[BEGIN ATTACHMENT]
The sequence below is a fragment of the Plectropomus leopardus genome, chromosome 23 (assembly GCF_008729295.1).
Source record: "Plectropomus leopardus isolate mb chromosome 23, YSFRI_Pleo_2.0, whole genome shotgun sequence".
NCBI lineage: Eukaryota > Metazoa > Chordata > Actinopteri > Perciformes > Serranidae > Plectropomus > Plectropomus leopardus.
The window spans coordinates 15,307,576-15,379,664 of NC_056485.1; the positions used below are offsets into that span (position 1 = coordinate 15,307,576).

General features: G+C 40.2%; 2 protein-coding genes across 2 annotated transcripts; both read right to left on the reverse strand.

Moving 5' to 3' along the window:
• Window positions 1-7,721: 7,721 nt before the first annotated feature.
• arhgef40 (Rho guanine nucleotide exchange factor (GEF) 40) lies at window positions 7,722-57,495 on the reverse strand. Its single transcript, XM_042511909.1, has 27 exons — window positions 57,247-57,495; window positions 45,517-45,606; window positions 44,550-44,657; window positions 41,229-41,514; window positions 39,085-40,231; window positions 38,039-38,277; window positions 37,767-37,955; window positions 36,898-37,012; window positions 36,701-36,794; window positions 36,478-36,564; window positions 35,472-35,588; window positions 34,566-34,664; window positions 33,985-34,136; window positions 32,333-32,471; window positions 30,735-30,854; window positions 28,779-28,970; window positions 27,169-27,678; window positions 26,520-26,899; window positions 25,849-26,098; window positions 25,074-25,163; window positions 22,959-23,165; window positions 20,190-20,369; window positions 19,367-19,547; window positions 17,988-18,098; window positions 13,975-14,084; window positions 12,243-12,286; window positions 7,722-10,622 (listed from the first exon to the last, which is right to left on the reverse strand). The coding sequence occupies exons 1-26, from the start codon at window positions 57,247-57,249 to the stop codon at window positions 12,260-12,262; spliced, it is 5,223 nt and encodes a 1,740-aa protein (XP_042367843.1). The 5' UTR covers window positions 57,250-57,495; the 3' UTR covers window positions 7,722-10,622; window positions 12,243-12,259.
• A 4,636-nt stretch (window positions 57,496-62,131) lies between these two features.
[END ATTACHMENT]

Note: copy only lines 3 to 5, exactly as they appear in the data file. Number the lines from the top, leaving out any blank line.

NCBI lineage: Eukaryota > Metazoa > Chordata > Actinopteri > Perciformes > Serranidae > Plectropomus > Plectropomus leopardus.
The window spans coordinates 15,307,576-15,379,664 of NC_056485.1; the positions used below are offsets into that span (position 1 = coordinate 15,307,576).

General features: G+C 40.2%; 2 protein-coding genes across 2 annotated transcripts; both read right to left on the reverse strand.